AM-RB 001 performance stats revealed

Aston Martin and Red Bull Racing’s hypercar will be absurdly fast

AM-RB 001 performance stats revealed

New details on Aston Martin and Red Bull Racing’s new hypercar have surfaced, promising a contender that will smash current road-car records to pieces.

According to Adrian Newey, Red Bull’s chief technical officer and joint-architect of the car, the incoming ‘001’ will blast to 320km/h in around 10 seconds.

For comparison, a $260,000 Audi RS7 Performance can only just scratch 200km/h in that time.

Newey revealed these startling details to The Wall Street Journal during a lengthy chat held with Mark Reichmann, Aston Martin’s chief designer, and the car’s project engineer Dan King.

AM-RB 001 rearHe also promised the 001’s aerodynamics to be revolutionary. Aston Martin and Red Bull will build a road and track version of the 001, both relying heavily on active suspension, the latter capable of producing 1800kg of downforce.

That’s more than twice what Dodge’s Viper ACR manages, the current title holder for road car downforce, and importantly allows it to generate four g of lateral acceleration in corners.

AM-RB 001 sideWith such grip at its disposal, it’s claimed "F1-style" brakes arrest it from 320km/h to rest in "around" five seconds.

That’s not all, though, as the car’s weight will boast a perfect one-to-one horsepower weight ratio. And, thankfully, it’ll use a high-revving petrol V12 to do so.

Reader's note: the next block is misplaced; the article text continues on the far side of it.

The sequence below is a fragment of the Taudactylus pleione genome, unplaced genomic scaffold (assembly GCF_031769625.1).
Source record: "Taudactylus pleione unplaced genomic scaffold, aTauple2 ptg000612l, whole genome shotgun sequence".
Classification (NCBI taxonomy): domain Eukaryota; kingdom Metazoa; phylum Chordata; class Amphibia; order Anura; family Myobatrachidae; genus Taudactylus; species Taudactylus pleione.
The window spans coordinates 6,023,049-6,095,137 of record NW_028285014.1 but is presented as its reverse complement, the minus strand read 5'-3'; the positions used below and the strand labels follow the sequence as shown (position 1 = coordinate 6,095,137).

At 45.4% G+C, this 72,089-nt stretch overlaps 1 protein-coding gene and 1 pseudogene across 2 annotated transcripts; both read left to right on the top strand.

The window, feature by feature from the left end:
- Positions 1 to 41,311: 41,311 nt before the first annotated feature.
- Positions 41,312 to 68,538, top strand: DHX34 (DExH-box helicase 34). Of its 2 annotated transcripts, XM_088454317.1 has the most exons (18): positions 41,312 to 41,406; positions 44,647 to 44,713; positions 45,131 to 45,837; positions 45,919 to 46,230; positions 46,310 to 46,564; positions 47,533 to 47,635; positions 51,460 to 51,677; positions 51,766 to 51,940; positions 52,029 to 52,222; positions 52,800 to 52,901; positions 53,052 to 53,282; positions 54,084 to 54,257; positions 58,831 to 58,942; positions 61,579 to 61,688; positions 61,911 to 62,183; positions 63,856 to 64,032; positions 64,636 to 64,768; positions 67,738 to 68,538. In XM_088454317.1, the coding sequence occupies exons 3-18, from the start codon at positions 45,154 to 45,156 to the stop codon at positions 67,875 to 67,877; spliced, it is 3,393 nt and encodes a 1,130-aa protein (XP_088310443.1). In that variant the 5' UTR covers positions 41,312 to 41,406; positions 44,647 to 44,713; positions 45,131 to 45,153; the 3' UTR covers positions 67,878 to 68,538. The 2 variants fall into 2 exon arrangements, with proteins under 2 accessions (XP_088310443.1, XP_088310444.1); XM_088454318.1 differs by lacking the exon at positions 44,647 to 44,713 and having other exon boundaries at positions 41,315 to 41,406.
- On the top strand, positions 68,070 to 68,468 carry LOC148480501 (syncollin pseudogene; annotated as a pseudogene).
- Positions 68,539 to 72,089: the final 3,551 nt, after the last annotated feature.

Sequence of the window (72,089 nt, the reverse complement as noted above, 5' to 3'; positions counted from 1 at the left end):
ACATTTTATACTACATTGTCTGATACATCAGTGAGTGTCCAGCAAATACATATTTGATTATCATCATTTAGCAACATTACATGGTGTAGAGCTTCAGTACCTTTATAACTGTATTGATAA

Only 175 cars will be made, 150 of them street legal and the other 25 for tracks only.

However, while it’ll be the fastest street-legal car it’ll be close to being the most expensive as well. It’s bandied the ‘001’ will command up to US$3m (AU$3.9m) when it’s released in 2019.

Source: The Wall Street Journal


How are you finding our new site design? Tell us in the comments below or send us your thoughts at


Subscribe to Motor magazine

Subscribe to MOTOR and save up to 49%
The world's most thrilling performance car magazine. Delivered to your door each month.



We recommend


David Coulthard Michael Schumacher flipping the bird

Opinion: The problem with villains in modern motorsport

No longer should a driver be immune from consequences for poor off-track behaviour

a day ago
Cameron Kirby
Please enable JavaScript to view the comments powered by Disqus.